In an effort to raise awareness about the fight for racial justice, two Sikh New York City Marathon runners paid tribute to Colin Kaepernick.
Simran Jeet Singh, who teaches religion at Trinity University and Jasdeep Singh, a doctor from NYC ran the marathon on Sunday wearing shirts with Kaepernick’s name and number on them.
Simran said they were moved by the “clarity and poise” that Kaepernick brought to the issue of racial injustice and police brutality and felt the need to honor the quarterback’s movement.
“I am committed to fighting anti-Black racism because my Sikh faith teaches me to confront any injustice I encounter in this world,” Simran said. “It is not an option to ignore the deep oppression that our Black sisters and brothers experience in America, and each of us has a responsibility to help ensure that we realize real equity in this country.”
— Colin Kaepernick is crowned GQ’s ‘Citizen of the Year’ —
The marathon was Simran’s sixth overall and fifth running the New York City Marathon. He said he has had people say racist things to him as he ran. Just last year he was being called a “dirty Muslim” or “that guy from ISIS.” This year however, he didn’t encounter one racist word.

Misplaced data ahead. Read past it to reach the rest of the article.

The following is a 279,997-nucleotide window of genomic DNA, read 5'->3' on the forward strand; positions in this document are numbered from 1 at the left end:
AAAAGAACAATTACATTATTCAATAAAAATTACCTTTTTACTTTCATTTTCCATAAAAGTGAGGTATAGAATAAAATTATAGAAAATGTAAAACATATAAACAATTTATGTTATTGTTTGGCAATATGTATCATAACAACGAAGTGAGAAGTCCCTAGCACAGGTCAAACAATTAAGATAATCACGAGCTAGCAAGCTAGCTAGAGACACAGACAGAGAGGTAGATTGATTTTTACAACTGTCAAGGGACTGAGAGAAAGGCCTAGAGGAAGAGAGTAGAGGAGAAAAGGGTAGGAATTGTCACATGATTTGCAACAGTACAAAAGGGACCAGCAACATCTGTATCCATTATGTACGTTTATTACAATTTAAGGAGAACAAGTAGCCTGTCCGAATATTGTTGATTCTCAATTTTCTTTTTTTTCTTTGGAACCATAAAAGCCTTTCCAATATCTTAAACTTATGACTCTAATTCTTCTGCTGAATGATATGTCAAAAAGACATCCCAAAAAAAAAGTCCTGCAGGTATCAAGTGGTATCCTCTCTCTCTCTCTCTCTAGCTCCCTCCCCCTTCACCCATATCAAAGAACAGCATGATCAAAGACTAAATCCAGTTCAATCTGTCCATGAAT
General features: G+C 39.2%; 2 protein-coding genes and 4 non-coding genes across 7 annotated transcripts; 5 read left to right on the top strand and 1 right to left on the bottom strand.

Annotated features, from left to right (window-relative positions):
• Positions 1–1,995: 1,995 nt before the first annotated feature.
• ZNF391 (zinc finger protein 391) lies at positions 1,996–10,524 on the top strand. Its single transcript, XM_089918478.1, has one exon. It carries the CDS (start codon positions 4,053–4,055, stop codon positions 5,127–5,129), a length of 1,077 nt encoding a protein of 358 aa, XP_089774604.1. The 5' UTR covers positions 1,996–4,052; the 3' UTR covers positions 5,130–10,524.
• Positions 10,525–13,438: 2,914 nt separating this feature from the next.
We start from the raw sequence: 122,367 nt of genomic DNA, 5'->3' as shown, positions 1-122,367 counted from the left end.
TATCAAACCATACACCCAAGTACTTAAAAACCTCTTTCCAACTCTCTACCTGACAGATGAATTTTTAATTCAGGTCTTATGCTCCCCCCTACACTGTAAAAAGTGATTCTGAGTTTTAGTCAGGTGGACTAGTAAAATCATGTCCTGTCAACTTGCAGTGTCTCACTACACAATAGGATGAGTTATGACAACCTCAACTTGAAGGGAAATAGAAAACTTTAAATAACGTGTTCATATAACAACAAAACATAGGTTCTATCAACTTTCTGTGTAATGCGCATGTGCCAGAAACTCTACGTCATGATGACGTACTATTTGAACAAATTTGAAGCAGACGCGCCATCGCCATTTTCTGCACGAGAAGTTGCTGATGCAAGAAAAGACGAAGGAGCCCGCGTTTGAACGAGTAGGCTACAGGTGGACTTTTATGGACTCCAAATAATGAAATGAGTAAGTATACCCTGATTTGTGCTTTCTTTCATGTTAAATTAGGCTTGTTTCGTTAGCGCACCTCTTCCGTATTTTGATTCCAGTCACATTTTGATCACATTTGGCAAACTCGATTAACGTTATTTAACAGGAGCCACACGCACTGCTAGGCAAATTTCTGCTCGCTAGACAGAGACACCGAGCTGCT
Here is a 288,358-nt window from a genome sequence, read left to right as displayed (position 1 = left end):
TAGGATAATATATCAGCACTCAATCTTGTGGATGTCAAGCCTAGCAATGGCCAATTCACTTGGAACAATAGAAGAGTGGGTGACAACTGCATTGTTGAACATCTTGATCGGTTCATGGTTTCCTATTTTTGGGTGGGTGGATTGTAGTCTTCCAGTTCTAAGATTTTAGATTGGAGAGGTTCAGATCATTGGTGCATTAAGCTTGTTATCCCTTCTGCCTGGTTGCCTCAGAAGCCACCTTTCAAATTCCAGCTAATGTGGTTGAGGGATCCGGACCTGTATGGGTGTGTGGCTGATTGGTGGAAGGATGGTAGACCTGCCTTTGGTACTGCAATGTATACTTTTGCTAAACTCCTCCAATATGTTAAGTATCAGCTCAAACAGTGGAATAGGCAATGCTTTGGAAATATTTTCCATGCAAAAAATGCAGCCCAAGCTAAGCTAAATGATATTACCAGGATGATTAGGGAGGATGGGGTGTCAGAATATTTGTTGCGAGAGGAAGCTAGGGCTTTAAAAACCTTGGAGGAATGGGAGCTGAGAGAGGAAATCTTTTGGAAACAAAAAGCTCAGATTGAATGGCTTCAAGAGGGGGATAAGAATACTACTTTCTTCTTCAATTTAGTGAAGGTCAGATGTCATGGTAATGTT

While Sikhs have been in America since the 1800s, they have always been targets of xenophobia and racism. Theirs is not a religion many people are familiar with and they are often misidentified as Muslim.
“We talked about how maintaining our Sikh identities in the world’s biggest race was a political statement in and of itself ― but we also talked about how we wanted to do something more explicit and more timely.”
Simran says that standing up for black lives is just the right thing to do but he said there is also strategic value in forming alliances between black people and the South Asian Community.
“Anti-Black racism is … a worldview fueled by white supremacy that was exported through European colonialism,” he said. “Anti-Black racism permeates South Asian culture as much as any other, and this pernicious bias keeps us from identifying and standing with our Black sisters and brothers to the extent that we really should. It’s a problem South Asians don’t discuss openly or often enough, and it’s a problem we need to address with real urgency.”
21 Feb 2020
22 Feb 2020